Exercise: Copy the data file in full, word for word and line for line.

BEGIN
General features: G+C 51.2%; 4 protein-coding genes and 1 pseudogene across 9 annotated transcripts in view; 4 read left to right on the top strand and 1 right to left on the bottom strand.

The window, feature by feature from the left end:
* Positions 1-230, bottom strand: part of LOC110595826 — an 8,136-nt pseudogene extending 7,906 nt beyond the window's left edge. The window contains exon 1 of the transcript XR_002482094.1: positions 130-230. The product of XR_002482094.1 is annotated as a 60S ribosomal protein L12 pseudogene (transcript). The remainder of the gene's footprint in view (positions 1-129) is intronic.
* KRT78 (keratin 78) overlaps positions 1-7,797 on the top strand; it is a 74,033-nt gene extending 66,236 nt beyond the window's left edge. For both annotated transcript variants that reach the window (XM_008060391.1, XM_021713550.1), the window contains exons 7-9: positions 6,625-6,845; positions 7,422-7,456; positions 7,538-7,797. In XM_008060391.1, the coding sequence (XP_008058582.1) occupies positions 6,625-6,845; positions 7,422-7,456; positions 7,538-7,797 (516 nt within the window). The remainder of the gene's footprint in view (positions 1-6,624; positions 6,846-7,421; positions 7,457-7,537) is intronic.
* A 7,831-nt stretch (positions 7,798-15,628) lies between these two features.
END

General features: G+C 51.2%; 4 protein-coding genes and 1 pseudogene across 9 annotated transcripts in view; 4 read left to right on the top strand and 1 right to left on the bottom strand.

The window, feature by feature from the left end:
* Positions 1-230, bottom strand: part of LOC110595826 — an 8,136-nt pseudogene extending 7,906 nt beyond the window's left edge. The window contains exon 1 of the transcript XR_002482094.1: positions 130-230. The product of XR_002482094.1 is annotated as a 60S ribosomal protein L12 pseudogene (transcript). The remainder of the gene's footprint in view (positions 1-129) is intronic.
* KRT78 (keratin 78) overlaps positions 1-7,797 on the top strand; it is a 74,033-nt gene extending 66,236 nt beyond the window's left edge. For both annotated transcript variants that reach the window (XM_008060391.1, XM_021713550.1), the window contains exons 7-9: positions 6,625-6,845; positions 7,422-7,456; positions 7,538-7,797. In XM_008060391.1, the coding sequence (XP_008058582.1) occupies positions 6,625-6,845; positions 7,422-7,456; positions 7,538-7,797 (516 nt within the window). The remainder of the gene's footprint in view (positions 1-6,624; positions 6,846-7,421; positions 7,457-7,537) is intronic.
* A 7,831-nt stretch (positions 7,798-15,628) lies between these two features.